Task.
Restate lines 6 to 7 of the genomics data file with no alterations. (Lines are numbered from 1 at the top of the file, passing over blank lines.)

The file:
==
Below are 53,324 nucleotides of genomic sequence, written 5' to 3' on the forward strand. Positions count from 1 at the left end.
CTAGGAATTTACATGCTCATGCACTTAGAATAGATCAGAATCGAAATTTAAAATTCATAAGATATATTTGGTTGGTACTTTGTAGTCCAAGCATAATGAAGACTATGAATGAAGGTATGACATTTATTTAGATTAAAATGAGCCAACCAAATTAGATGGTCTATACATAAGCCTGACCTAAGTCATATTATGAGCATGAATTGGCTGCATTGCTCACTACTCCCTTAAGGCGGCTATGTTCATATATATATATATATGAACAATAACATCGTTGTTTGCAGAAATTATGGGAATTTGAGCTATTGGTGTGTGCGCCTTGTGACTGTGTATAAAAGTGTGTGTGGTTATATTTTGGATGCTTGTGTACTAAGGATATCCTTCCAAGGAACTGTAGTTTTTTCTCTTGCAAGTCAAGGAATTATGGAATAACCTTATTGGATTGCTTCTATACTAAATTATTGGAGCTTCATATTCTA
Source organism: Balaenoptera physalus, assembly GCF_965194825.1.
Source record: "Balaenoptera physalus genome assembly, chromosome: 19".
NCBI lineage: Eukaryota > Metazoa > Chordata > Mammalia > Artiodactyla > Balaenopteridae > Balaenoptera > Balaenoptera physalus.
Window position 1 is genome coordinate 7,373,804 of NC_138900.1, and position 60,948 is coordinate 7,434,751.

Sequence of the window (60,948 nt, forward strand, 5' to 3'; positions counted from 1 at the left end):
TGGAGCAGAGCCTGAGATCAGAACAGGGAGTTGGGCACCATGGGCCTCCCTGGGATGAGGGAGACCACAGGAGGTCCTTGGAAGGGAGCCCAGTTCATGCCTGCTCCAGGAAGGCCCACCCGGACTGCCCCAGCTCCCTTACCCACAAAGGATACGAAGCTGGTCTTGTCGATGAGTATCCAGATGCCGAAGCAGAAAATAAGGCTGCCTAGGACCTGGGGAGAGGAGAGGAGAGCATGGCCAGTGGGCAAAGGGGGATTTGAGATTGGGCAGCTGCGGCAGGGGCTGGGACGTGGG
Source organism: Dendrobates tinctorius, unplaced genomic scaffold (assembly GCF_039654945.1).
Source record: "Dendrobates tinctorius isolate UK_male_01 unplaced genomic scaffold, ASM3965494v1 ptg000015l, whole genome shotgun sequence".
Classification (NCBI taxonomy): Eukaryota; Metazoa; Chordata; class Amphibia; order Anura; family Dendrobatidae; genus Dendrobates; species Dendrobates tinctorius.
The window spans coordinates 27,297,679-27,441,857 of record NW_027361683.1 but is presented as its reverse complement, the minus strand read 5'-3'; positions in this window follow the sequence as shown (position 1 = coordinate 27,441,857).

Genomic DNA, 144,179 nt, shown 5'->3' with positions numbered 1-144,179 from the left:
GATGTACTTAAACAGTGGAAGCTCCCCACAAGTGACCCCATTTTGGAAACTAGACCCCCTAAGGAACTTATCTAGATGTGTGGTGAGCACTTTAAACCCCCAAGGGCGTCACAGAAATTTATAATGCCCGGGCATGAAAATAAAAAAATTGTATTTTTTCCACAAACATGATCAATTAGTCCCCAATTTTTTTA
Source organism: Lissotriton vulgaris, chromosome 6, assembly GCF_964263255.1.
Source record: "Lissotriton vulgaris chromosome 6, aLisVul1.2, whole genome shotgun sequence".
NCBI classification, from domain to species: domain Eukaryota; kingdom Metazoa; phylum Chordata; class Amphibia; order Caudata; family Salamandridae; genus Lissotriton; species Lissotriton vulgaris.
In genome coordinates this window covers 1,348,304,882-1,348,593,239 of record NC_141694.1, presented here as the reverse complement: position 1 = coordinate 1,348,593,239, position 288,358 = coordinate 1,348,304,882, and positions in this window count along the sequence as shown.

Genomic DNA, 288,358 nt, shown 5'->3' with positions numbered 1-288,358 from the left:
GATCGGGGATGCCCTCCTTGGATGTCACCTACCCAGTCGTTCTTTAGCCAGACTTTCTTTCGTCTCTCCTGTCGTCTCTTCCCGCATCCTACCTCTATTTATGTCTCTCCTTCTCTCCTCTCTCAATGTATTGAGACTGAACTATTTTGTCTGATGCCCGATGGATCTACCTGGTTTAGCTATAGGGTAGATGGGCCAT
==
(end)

Window position 1 is genome coordinate 7,373,804 of NC_138900.1, and position 60,948 is coordinate 7,434,751.

Sequence of the window (60,948 nt, forward strand, 5' to 3'; positions counted from 1 at the left end):